Wildervanck’s syndrome; Mirror movements; Duane syndrome; Klippel–Feil syndrome; Axonal disorder
We describe the clinical phenotype of a Mexican family segregating Duane syndrome as an autosomal dominant trait linked to chromosome 2q31 (DURS2) and previously reported to harbor a heterozygous α2-chimaerinmissense mutation.
A five-generation Mexican family was analyzed. Ten affected subjects were available for clinical examination. Participating subjects were tested for visual acuity, ocular alignment by prism cover testing, ocular ductions and versions, and globe retraction. In children, alignment was measured with the Krimsky test in cardinal positions of gaze.
Ten cases were included, 6 females and 4 males. Five cases presented with bilateral and 5 with unilateral Duane syndrome. Right side was the most commonly affected side on unilateral cases. Five cases exhibited exotropia, 4 esotropia, and 1 hypotropia. Seven patients had important limitation of abduction; two, moderate limitation. Four patients had mild adduction limitation and 4 had moderate limitation. No additional anomalies such as fourth (trochlear) nerve palsy, blepharoptosis, or dense amblyopia, reported in previous Duane syndrome families, were observed. All 3 cases that exhibited vertical dysfunction had upgaze limitation. One instance of nonpenetrance was recorded.
Considerable intrafamilial clinical variability was observed in this Duane syndrome pedigree carrying a α2-chimaerin mutation. The presence of bilateral involvement and associated vertical movements, commonly observed in this and others DURS2 families, could suggest the occurrence of CHN1 mutations as the source of the disease in isolated or familial DURS cases.
The surgical correction of anomalous movement such as upshoot in Duane syndrome is challenging. Lateral rectus muscle disinsertion and reattachment to the lateral orbital wall is a new approach used to minimize or eliminate the effects of co-contraction including globe retraction, palpebral fissure narrowing and anomalous vertical movement.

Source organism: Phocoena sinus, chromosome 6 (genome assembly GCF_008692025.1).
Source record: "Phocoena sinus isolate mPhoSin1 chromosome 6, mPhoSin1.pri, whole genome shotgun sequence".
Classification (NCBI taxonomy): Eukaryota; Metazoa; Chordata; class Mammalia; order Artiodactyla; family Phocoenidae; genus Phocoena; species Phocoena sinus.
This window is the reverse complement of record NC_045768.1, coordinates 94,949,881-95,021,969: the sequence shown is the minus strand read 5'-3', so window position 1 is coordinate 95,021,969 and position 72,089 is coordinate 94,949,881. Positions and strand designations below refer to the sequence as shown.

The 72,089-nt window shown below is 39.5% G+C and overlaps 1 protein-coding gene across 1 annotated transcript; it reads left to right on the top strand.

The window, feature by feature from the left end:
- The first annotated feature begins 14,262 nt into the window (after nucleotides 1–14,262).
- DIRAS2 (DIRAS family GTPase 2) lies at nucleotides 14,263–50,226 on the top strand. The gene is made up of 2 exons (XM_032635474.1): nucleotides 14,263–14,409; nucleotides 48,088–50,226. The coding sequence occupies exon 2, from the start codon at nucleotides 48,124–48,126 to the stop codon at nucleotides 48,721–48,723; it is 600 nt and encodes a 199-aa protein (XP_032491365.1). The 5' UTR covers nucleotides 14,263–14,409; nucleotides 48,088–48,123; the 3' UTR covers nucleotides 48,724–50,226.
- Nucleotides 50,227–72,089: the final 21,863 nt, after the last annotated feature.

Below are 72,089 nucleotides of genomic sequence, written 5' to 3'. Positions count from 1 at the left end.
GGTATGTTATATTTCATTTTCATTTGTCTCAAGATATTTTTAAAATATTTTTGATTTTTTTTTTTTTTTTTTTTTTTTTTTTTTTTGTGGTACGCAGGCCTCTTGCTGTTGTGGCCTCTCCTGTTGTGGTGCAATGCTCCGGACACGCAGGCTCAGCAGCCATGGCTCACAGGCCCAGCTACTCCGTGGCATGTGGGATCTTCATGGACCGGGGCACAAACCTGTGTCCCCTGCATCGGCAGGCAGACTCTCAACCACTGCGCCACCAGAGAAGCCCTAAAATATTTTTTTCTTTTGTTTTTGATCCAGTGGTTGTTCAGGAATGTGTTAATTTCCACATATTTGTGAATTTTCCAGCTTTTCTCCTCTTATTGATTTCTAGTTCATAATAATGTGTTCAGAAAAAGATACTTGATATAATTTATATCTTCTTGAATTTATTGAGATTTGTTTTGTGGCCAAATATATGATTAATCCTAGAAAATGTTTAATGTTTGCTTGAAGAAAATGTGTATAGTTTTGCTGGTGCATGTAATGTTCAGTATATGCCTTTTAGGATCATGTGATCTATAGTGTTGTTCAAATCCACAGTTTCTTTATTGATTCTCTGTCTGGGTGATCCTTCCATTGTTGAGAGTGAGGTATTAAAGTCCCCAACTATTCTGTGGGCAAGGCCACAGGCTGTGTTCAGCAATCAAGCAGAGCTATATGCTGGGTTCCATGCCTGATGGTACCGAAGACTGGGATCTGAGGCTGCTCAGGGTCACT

We report a case of a 7-year-old boy who underwent this procedure for severe upshoot, globe retraction and exotropia in the left eye due to Duane syndrome. The patient achieved satisfactory ocular alignment following surgery. Upshoot and globe retraction were substantially improved.
Lateral rectus muscle disinsertion and reattachment to the lateral orbital wall is a safe and effective procedure for weakening of the anomalous lateral rectus muscle in Exotropic Duane Syndrome.
To determine the molecular etiologies of Duane’s retraction syndrome (DRS), we are investigating its genetic bases. We have previously identified the transcription factors SALL4 and HOXA1 as the genes mutated in DRS with radial anomalies, and in DRS with deafness, vascular anomalies, and cognitive deficits, respectively. We know less, however, about the genetic etiology of DRS when it occurs in isolation, and only one genetic locus for isolated DRS, the DURS2 locus on chromosome 2, has been mapped to date. Toward the goal of identifying the DURS2 gene, we have ascertained and studied two pedigrees that segregate DRS as a dominant trait.
We enrolled members of two large dominant DRS pedigrees into our ongoing study of the genetic basis of the congenital cranial dysinnervation disorders, and conducted linkage analysis to determine if their DRS phenotype maps to the DURS2 locus.
By haplotype analysis, the DRS phenotype in each family co-segregates with markers spanning the DURS2 region, and linkage analysis reveals maximum lod scores of >2, establishing that the DRS phenotype in these two pedigrees maps to the DURS2 locus.
These two pedigrees double the published pedigrees known to map to the DURS2 locus, and can thus contribute toward the search for the DURS2 gene. The affected members represent a genetically defined population of DURS2-linked DRS individuals, and hence studies of their clinical and structural features can enhance our understanding of the DURS2 phenotype, as described in the companion paper.
Duane’s syndrome; linkage analysis; DUR2
The Bosley-Salih-Alorainy syndrome (BSAS) variant of the congenital human HOXA1 syndrome results from autosomal recessive truncating HOXA1 mutations. We describe the currently recognized spectrum of ocular motility, inner ear malformations, cerebrovascular anomalies, and cognitive function.
We examined nine affected individuals from five consanguineous Saudi Arabian families, all of whom harbored the same I75-I76insG homozygous mutation in the HOXA1 gene. Patients underwent complete neurologic, neuro-ophthalmologic, orthoptic, and neuropsychological examinations. Six individuals had CT, and six had MRI of the head.